New York

Matthew Ronay

Andrea Rosen Gallery

Visitors who read a review before seeing Matthew Ronay’s first solo exhibition at Andrea Rosen Gallery, or who had the temerity to ask questions of the gallery employees, were likely treated to some of the fantastical stories the artist invents to accompany his sculptures. The works in this show, titled “It’s An Uprising!” are, purportedly, three-dimensional illustrations of a mythical future landscape with an underclass populated by, among others, severed limbs that act autonomously; mentally challenged people who can divine water sources; and a man with a five-headed penis who, because his proletarian virility makes him a target of recently deposed leaders aiming to stem the proliferation of their former subjects, is forced to dress in drag. Wordy yet ultimately inscrutable titles such as Cat’s Butt Hole in Role of Heaven in Reverse Rapture, 2004, hint at this intriguingly kooky tale, which itself represents the outpouring of a relentlessly inventive mind. Whether or not you buy into Ronay’s story—for each object here one is forced to do a lot of legwork—at the very least it gives some narrative coherence to the works on view.

But those not privy to Ronay’s yarn-spinning—in other words, the overwhelming majority of visitors to the show—must have had a difficult time figuring out what to make of his agglomerations of small, brightly colored objects made of painted wood and/or MDF. Each of these looks like something borrowed from a painting by Tom Wesselmann or John Wesley, or a readymade appropriated from the shelves of a Bizarro World Toys ’R’ Us. Scattered across the floor, the visual juxtapositions they create are whimsical and inspired, proving that Ronay possesses a fantastic eye for color and form. But so adept is he at manipulating his two primary materials that every piece soon begins to look alike and craft almost becomes a nonissue.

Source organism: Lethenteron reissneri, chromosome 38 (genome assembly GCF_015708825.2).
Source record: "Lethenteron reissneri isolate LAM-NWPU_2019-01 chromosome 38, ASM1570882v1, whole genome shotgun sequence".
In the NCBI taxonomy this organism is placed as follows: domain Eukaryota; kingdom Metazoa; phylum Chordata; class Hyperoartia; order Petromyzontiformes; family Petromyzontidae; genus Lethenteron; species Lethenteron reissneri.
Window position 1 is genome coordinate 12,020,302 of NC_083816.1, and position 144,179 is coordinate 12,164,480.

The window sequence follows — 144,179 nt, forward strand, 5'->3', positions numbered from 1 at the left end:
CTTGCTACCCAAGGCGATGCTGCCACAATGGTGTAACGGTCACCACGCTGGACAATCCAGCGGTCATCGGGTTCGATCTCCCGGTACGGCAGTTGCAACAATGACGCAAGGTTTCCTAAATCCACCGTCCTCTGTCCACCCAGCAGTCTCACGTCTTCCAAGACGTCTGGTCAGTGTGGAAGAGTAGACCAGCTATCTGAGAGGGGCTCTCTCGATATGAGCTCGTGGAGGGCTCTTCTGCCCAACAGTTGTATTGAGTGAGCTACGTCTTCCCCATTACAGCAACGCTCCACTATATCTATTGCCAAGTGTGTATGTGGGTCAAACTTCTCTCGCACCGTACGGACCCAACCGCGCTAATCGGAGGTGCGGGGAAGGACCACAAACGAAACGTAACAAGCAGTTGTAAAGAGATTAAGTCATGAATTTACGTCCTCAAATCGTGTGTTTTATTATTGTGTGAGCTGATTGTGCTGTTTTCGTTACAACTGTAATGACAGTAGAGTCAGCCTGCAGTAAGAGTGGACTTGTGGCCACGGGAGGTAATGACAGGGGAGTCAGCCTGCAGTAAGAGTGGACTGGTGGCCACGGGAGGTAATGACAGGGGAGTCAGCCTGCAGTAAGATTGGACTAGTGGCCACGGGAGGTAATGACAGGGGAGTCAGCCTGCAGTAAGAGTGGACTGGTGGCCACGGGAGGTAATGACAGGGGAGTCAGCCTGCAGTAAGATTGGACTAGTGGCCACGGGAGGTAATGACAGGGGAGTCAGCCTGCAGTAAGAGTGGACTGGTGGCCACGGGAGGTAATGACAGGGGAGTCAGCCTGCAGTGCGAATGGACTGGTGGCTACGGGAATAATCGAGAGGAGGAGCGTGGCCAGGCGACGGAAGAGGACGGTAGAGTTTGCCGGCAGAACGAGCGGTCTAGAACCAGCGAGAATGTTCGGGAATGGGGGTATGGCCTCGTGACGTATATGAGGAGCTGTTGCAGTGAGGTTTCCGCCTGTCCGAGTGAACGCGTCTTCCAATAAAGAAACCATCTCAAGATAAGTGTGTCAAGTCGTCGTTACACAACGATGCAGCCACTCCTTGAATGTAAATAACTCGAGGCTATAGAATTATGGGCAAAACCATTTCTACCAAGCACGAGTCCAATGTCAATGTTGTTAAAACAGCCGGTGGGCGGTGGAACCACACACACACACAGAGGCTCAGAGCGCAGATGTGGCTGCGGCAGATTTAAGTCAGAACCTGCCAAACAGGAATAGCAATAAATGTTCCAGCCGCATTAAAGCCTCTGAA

In his earlier sculptures, Ronay often aligned each individual object more or less along an axis, implying causality—this object does this to that object, and so on. By contrast, this show’s willful randomness sowed confusion (one work, for example, was split into five parts and dispersed around the gallery). It was hard not to ask why, in narrative terms, the mummified hands that shoot lightning bolts at fir trees shouldn’t have been paired with the stack of money in a nearby piece, or why the “retard” next to a water fountain couldn’t sidle up to the Rolling Stones–style grinning mouth in another work. The sculptures’ toylike quality encourages the impulse to play with them, and this may be part of the point, given Ronay’s apparent reluctance to prescribe a path through his exhibition.

Ronay has cited the re-envisioning of the traditional novel carried out by Italo Calvino and nouveau roman authors as an influence. Calvino, writing in Cahiers du Cinéma in 1966, outlined a significant problem in comparing the visual medium of cinema to the novel: “The ability to vary the distance between the camera and the object . . . makes for a notable difference between cinema and oral or written narrative, in which the distance between language and image is always the same.” The interchangeable nature of Ronay’s objects can be seen as an attempt to bridge that gap—to make each object like a word in a sentence—but his reticence in revealing authorial intent leaves the viewer with precariously little to hold on to. We move through the gallery, zooming in (like a camera) on a bubbling water fountain, a banana, or a severed leg, but we are ill-equipped to piece any of it together. Unconventional narratives are prevalent in video, film, and fiction, but are less frequently deployed by object-makers. The irresistible conclusion here was that Ronay should make his tales more explicit, allowing viewers to assess not only his works’ formal attributes but also his experiments in storytelling.

Brian Sholis